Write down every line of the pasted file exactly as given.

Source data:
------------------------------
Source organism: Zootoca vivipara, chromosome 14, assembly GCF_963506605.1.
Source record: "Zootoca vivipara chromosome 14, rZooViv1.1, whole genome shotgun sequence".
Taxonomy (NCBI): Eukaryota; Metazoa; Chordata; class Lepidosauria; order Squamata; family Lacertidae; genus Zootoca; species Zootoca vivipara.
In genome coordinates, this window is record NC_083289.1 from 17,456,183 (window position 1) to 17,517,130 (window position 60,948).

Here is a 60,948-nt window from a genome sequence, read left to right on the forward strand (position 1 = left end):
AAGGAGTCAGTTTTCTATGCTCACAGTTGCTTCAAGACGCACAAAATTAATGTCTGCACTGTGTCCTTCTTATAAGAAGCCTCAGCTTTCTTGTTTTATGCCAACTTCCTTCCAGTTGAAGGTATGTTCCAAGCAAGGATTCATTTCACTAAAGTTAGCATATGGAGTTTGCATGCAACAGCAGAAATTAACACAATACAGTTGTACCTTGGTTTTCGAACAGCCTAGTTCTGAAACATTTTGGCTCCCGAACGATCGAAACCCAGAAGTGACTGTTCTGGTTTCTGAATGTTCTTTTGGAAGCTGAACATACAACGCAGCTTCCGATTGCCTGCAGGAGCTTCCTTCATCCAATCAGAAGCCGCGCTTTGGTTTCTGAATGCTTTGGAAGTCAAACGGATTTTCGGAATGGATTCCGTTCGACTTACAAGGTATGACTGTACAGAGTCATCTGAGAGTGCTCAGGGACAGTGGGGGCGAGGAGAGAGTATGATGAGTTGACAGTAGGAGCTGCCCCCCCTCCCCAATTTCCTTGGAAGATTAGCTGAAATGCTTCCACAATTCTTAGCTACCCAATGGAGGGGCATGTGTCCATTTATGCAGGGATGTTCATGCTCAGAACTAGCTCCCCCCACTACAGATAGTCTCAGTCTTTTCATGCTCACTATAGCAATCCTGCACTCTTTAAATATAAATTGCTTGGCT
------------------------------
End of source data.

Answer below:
Source organism: Zootoca vivipara, chromosome 14, assembly GCF_963506605.1.
Source record: "Zootoca vivipara chromosome 14, rZooViv1.1, whole genome shotgun sequence".
Taxonomy (NCBI): Eukaryota; Metazoa; Chordata; class Lepidosauria; order Squamata; family Lacertidae; genus Zootoca; species Zootoca vivipara.
In genome coordinates, this window is record NC_083289.1 from 17,456,183 (window position 1) to 17,517,130 (window position 60,948).

Here is a 60,948-nt window from a genome sequence, read left to right on the forward strand (position 1 = left end):
AAGGAGTCAGTTTTCTATGCTCACAGTTGCTTCAAGACGCACAAAATTAATGTCTGCACTGTGTCCTTCTTATAAGAAGCCTCAGCTTTCTTGTTTTATGCCAACTTCCTTCCAGTTGAAGGTATGTTCCAAGCAAGGATTCATTTCACTAAAGTTAGCATATGGAGTTTGCATGCAACAGCAGAAATTAACACAATACAGTTGTACCTTGGTTTTCGAACAGCCTAGTTCTGAAACATTTTGGCTCCCGAACGATCGAAACCCAGAAGTGACTGTTCTGGTTTCTGAATGTTCTTTTGGAAGCTGAACATACAACGCAGCTTCCGATTGCCTGCAGGAGCTTCCTTCATCCAATCAGAAGCCGCGCTTTGGTTTCTGAATGCTTTGGAAGTCAAACGGATTTTCGGAATGGATTCCGTTCGACTTACAAGGTATGACTGTACAGAGTCATCTGAGAGTGCTCAGGGACAGTGGGGGCGAGGAGAGAGTATGATGAGTTGACAGTAGGAGCTGCCCCCCCTCCCCAATTTCCTTGGAAGATTAGCTGAAATGCTTCCACAATTCTTAGCTACCCAATGGAGGGGCATGTGTCCATTTATGCAGGGATGTTCATGCTCAGAACTAGCTCCCCCCACTACAGATAGTCTCAGTCTTTTCATGCTCACTATAGCAATCCTGCACTCTTTAAATATAAATTGCTTGGCT